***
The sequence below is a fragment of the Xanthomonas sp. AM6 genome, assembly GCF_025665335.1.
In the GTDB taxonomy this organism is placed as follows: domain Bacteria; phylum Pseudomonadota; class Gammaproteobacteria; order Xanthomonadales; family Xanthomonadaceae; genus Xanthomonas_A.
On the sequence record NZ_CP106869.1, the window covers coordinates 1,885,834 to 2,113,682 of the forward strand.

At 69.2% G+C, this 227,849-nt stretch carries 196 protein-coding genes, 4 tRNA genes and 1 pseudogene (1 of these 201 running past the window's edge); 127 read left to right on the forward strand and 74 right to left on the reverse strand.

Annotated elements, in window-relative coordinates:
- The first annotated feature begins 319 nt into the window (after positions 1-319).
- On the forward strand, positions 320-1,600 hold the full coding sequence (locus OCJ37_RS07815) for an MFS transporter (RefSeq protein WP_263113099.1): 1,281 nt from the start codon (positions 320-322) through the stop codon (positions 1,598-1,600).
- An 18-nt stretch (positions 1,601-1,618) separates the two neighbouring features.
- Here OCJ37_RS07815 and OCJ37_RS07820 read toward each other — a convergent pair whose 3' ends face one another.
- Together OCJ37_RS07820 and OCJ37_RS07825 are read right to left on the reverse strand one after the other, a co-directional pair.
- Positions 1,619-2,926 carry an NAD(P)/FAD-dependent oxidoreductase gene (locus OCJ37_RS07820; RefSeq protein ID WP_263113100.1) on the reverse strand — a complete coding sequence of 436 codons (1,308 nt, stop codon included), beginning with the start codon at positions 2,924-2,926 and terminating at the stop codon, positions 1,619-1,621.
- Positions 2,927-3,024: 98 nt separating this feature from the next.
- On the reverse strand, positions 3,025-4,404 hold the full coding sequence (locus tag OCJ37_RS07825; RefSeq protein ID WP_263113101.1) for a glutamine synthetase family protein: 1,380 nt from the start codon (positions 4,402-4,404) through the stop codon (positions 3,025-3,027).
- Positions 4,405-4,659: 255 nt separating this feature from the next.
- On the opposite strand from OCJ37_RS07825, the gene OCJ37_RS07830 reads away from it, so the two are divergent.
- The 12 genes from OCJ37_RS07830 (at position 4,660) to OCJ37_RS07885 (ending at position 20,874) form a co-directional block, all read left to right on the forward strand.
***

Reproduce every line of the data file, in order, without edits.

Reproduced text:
The sequence below is a fragment of the Xanthomonas sp. AM6 genome, assembly GCF_025665335.1.
In the GTDB taxonomy this organism is placed as follows: domain Bacteria; phylum Pseudomonadota; class Gammaproteobacteria; order Xanthomonadales; family Xanthomonadaceae; genus Xanthomonas_A.
On the sequence record NZ_CP106869.1, the window covers coordinates 1,885,834 to 2,113,682 of the forward strand.

At 69.2% G+C, this 227,849-nt stretch carries 196 protein-coding genes, 4 tRNA genes and 1 pseudogene (1 of these 201 running past the window's edge); 127 read left to right on the forward strand and 74 right to left on the reverse strand.

Annotated elements, in window-relative coordinates:
- The first annotated feature begins 319 nt into the window (after positions 1-319).
- On the forward strand, positions 320-1,600 hold the full coding sequence (locus OCJ37_RS07815) for an MFS transporter (RefSeq protein WP_263113099.1): 1,281 nt from the start codon (positions 320-322) through the stop codon (positions 1,598-1,600).
- An 18-nt stretch (positions 1,601-1,618) separates the two neighbouring features.
- Here OCJ37_RS07815 and OCJ37_RS07820 read toward each other — a convergent pair whose 3' ends face one another.
- Together OCJ37_RS07820 and OCJ37_RS07825 are read right to left on the reverse strand one after the other, a co-directional pair.
- Positions 1,619-2,926 carry an NAD(P)/FAD-dependent oxidoreductase gene (locus OCJ37_RS07820; RefSeq protein ID WP_263113100.1) on the reverse strand — a complete coding sequence of 436 codons (1,308 nt, stop codon included), beginning with the start codon at positions 2,924-2,926 and terminating at the stop codon, positions 1,619-1,621.
- Positions 2,927-3,024: 98 nt separating this feature from the next.
- On the reverse strand, positions 3,025-4,404 hold the full coding sequence (locus tag OCJ37_RS07825; RefSeq protein ID WP_263113101.1) for a glutamine synthetase family protein: 1,380 nt from the start codon (positions 4,402-4,404) through the stop codon (positions 3,025-3,027).
- Positions 4,405-4,659: 255 nt separating this feature from the next.
- On the opposite strand from OCJ37_RS07825, the gene OCJ37_RS07830 reads away from it, so the two are divergent.
- The 12 genes from OCJ37_RS07830 (at position 4,660) to OCJ37_RS07885 (ending at position 20,874) form a co-directional block, all read left to right on the forward strand.